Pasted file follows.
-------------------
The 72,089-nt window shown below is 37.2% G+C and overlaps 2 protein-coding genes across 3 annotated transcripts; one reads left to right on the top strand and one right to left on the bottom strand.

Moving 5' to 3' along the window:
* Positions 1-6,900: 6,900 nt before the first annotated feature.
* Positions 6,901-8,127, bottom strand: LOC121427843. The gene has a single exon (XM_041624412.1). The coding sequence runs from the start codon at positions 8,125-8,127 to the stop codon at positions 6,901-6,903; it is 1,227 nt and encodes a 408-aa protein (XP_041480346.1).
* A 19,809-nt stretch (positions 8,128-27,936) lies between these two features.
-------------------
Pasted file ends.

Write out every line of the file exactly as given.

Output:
The 72,089-nt window shown below is 37.2% G+C and overlaps 2 protein-coding genes across 3 annotated transcripts; one reads left to right on the top strand and one right to left on the bottom strand.

Moving 5' to 3' along the window:
* Positions 1-6,900: 6,900 nt before the first annotated feature.
* Positions 6,901-8,127, bottom strand: LOC121427843. The gene has a single exon (XM_041624412.1). The coding sequence runs from the start codon at positions 8,125-8,127 to the stop codon at positions 6,901-6,903; it is 1,227 nt and encodes a 408-aa protein (XP_041480346.1).
* A 19,809-nt stretch (positions 8,128-27,936) lies between these two features.